Some would like to suggest that we attend Mass only for opportunistic reasons... There is no opportunism here, because we did not wait until the Lateran Pact to adopt a religious policy. Our religious policy dates back to 1922, even to 1921!

See my June speech in the Chamber of Deputies. It was consequent and straightforward, even though it never renounced the dignity, prestige and moral autonomy of the State at all times.

[...]

Senator Crispolti concluded his speech with a question: Will the peace last? The peace will last. Because first of all this peace is not a gift we found on the street by accident. It is the result of three years of long, difficult and delicate negotiations. Every article, every word, we can say every comma, has been the subject of loyal, peaceful but exhaustive discussions. Each article represents the necessary meeting point between the needs of the State and the needs of the Church.

It is therefore not a miraculous construction, suddenly blossomed out of nowhere; it is something carefully and expertly elaborated. This is one of the attributes that guarantees its durability.

It will also last because this peace has deeply touched the hearts of the people, and because we will not allow ourselves be ensnared by neither the Freemasons nor the clericalists, who are interdependent on each other.

On the other hand, when it comes to these Lateran Accords, there is one part that will never be a source of discussion, namely the Treaty. Any potential disagreements would most likely pertain, instead, to the Concordat. Does this mean we need to paint a grim picture of the future if tomorrow, by chance, there were a difference in opinion between us and the Holy See concerning the nomination of a particular bishop? This is life, gentlemen! Will we be bogged down by that cowardice of the swamp, that is to say, the cowardice of men who want to stand still, immobile, and not face those risks which are an inevitable fact of living? That would be tantamount to renouncing life!

This is our conception of life, which we apply to individuals, as well as to peoples, and to institutions in which these peoples find their legal and political organization. You do not frighten me—nor do I frighten myself—by saying that there will be frictions, despite the very clear distinction between what must be given to Caesar and what must be given to God... such disagreements will be overcome, because the Holy See knows that the Fascist Regime is a loyal, straightforward, precise regime, which gives an open hand, but does not give an arm to anybody...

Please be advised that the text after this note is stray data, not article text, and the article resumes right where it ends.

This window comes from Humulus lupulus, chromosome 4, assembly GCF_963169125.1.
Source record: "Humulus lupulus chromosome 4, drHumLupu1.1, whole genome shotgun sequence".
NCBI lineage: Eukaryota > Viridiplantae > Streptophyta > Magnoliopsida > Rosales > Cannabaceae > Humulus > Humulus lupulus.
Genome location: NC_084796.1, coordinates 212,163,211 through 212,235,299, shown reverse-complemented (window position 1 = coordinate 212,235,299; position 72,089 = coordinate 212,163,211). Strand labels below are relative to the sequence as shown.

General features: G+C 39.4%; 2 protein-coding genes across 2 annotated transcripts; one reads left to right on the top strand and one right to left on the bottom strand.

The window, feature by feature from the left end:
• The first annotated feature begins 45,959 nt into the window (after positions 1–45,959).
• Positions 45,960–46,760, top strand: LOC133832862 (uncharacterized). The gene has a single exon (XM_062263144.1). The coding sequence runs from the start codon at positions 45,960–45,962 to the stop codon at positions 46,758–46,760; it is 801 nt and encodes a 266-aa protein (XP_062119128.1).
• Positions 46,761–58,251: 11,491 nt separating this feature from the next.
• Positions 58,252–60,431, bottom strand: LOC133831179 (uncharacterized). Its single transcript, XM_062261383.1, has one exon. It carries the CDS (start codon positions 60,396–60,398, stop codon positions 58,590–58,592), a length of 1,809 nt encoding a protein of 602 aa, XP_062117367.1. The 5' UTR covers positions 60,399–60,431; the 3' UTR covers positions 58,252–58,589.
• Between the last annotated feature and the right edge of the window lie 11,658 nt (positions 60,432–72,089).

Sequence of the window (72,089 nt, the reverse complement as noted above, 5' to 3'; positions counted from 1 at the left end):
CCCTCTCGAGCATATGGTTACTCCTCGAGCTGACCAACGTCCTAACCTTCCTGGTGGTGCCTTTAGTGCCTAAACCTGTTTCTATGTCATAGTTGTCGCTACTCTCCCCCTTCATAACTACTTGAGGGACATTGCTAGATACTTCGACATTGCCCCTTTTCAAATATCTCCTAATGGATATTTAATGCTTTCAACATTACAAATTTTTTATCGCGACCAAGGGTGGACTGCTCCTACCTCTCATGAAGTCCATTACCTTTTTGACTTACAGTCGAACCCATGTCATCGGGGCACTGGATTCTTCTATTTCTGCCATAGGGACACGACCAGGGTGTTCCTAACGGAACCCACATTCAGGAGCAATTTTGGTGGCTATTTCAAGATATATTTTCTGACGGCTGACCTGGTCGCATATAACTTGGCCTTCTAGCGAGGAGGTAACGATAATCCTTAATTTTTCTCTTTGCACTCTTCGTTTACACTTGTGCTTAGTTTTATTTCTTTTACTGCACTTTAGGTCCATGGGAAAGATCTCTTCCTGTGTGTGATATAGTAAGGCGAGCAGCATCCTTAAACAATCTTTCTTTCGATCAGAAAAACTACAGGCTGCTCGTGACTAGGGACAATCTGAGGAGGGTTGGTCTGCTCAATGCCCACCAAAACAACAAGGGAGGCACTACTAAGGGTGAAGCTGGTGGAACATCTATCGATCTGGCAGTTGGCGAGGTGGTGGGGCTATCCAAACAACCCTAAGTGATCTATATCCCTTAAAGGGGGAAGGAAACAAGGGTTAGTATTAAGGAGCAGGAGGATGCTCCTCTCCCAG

Vatican City is today standing next to the Fascist Regime, the creator of new economic, political and moral forces which make Rome one of the most active centers of modern civilization! The Holiness of the Popes stands next to the Majesty of the Kings of Italy, descendants of a thousand-year-old dynasty!

Honourable senators!

I do not wish for trifling discussions to obscure the magnitude of the event. Just think that since the days of Augustus, Rome did not again become the capital of Italy until 1870; and just think that from 1870 onwards, there was a big question looming over our great Rome. And it was not a question of a Duke or a Prince, or any of those whom we ousted when Italy was reuniting: it was a question of the Supreme Head of Catholicism... It can be frankly said that there were certain Powers that took pleasure in these unsettled disputes between Italy and the Holy See...

It is not for nothing that a French ship was stationed in the port of Civitavecchia until 1874!

Now we have solved this question; it is over; Rome belongs by right and by fact to the King of Italy and to the Italian Nation. This, dear gentlemen, is the magnitude of the event, and no polemic, no dialectical game, much less any foolish slander, can diminish it before the Italian people and before history.

Honourable senators!

I am certain that you, as always, taking into consideration the supreme interests of the Nation, will not fail to approve this bill by a majority.